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Gwitchin leader Joe Linklater
"Really it has to do with our cultural identity"
 real 28k

Wednesday, 11 April, 2001, 05:37 GMT 06:37 UK
Opposition grows to Alaska oil drill
The Gwichin depend on the caribou as a source of food
Caribou go to the refuge to calve each summer
Pressure is growing on Canadian Prime Minister Jean Chretien to oppose US President George W Bush's plans to drill for oil in a wildlife refuge in Alaska.


You, President Bush, back off from the Arctic refuge

Former Canadian PM John Turner
The pressure is coming from representatives of the World Wildlife Fund, leaders of the native Gwichin people and a former Canadian Prime Minister, John Turner - all gathered in the Canadian territory of Yukon, which neighbours Alaska.

The Alaskan National Wildlife Refuge is one of the world's last untouched ecosystems and caribou herds migrate there to calve each summer.

Energy shortage

The refuge is also believed to contain enough oil to provide thousands of millions of barrels to help alleviate the US energy shortage.

But a Gwichin leader, Joe Linklater, told the BBC that the oil extracted from the region would only last around six months.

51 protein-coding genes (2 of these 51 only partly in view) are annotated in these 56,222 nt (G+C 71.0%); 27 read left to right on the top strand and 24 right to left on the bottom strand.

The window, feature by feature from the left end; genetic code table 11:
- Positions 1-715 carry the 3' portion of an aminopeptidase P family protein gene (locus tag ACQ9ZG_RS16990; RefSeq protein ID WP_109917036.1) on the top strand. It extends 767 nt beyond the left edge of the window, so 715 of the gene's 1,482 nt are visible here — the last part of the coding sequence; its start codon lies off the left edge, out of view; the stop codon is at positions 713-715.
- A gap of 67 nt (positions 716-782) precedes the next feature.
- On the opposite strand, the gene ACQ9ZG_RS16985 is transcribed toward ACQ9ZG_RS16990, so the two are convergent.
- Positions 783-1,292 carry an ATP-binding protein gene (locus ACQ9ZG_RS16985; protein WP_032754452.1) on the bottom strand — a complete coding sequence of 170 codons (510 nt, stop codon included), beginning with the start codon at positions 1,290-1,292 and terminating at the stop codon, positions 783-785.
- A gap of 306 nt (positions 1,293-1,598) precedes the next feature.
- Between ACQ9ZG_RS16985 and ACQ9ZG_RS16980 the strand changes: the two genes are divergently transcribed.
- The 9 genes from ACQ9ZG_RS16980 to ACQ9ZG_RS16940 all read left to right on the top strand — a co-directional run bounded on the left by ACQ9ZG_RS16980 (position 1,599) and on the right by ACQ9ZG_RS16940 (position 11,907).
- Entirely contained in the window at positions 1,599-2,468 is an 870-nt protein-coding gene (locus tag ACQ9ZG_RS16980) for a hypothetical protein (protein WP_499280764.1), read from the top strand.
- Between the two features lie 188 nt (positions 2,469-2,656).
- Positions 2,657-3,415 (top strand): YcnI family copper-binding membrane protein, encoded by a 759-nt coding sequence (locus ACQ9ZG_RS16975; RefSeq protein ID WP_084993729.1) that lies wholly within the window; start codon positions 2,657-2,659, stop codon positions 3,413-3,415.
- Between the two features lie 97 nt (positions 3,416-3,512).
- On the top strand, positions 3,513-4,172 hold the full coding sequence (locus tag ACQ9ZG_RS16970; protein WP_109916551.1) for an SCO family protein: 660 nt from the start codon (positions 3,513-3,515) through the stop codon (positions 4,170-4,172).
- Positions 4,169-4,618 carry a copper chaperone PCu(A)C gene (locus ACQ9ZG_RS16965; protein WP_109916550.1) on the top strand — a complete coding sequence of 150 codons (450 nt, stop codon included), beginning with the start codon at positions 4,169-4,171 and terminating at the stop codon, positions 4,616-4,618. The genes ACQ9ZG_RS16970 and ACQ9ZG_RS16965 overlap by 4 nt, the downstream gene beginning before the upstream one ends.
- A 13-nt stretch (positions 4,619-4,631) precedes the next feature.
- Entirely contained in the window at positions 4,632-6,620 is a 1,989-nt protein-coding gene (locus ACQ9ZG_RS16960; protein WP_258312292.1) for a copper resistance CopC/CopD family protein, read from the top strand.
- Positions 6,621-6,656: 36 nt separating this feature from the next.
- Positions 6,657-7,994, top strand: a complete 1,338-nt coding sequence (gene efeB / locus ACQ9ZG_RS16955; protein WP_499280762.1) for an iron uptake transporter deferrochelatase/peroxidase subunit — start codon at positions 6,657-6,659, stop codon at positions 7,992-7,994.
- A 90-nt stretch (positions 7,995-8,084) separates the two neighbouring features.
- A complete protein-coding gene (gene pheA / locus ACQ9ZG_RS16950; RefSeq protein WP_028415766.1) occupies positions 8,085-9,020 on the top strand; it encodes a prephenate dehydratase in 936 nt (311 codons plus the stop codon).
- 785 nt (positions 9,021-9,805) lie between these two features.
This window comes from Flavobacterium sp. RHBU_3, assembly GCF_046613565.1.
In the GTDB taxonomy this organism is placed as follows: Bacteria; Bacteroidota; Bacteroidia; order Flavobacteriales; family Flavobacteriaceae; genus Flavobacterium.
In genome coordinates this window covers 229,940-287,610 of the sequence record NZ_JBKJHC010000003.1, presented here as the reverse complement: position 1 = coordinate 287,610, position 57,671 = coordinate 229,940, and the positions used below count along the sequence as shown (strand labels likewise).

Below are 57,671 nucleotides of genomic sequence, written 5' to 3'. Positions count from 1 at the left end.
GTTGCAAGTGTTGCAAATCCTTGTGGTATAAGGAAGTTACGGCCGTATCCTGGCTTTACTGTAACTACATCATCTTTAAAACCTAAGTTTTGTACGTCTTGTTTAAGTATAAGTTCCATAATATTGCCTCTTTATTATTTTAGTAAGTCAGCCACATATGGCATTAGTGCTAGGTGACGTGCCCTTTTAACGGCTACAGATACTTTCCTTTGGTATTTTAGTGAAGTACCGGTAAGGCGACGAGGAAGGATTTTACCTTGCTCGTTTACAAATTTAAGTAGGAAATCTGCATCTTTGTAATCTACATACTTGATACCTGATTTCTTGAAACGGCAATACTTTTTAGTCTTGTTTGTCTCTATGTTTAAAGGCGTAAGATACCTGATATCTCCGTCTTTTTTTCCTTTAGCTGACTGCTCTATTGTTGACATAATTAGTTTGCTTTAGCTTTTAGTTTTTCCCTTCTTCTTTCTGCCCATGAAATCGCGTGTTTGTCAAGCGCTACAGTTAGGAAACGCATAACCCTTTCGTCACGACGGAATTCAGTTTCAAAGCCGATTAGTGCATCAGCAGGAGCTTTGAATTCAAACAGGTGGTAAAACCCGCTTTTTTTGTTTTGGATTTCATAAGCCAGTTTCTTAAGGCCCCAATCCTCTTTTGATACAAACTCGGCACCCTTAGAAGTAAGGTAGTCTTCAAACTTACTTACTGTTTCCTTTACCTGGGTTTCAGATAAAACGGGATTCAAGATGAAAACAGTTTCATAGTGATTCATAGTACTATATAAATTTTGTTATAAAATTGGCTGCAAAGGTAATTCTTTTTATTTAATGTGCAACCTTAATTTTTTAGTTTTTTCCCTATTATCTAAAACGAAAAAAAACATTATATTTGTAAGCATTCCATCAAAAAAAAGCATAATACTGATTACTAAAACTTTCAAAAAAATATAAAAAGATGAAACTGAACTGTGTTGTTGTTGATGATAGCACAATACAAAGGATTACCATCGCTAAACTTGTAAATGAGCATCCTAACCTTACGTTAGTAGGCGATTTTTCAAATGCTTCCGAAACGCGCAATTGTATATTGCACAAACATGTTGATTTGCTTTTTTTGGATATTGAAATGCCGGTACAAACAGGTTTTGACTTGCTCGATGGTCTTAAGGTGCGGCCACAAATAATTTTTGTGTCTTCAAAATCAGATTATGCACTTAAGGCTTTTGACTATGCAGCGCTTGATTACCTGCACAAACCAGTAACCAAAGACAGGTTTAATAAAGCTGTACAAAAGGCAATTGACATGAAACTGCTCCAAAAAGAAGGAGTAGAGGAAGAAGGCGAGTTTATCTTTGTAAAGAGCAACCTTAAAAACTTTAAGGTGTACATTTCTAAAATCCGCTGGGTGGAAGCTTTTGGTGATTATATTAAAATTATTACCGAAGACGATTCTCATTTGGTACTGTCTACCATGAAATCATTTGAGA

Dick Cheney
Cheney: Environmental criticisms unfounded
"What we are talking about here is that any oil company that goes in there is going in simply for the profit," he said.

"If that's the case, why not leave it as it is, and leave it for future generations to enjoy."

He said that his people depended on the caribou as a source of food and clothing, but would lose their cultural identity if the herds abandoned the area because of US oil exploration.

Summit issue

Mr Turner, a Liberal prime minister in the 1980s, said he wanted Mr Chretien to raise the issue with Mr Bush at the Summit of the Americas, to be held later this month in Quebec City.

"We think that it would be a great occasion for the prime minister... to say, if we want a continental energy policy, let's make it environmentally sound and you, President Bush, back off from the Arctic refuge," he said.

Last weekend, Vice-President Dick Cheney reiterated plans to open up the refuge to oil exploration.

He said that environmental criticisms were unfounded because less than 1,000 hectares would be affected.

But last week the United States National Wildlife Federation also condemned the US Government's drilling plans.

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See also:

06 Feb 01 | Americas
Bush and Chretien break the ice
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Analysis: How green is Bush?
29 Jan 01 | Americas
Analysis: Oil and the Bush cabinet
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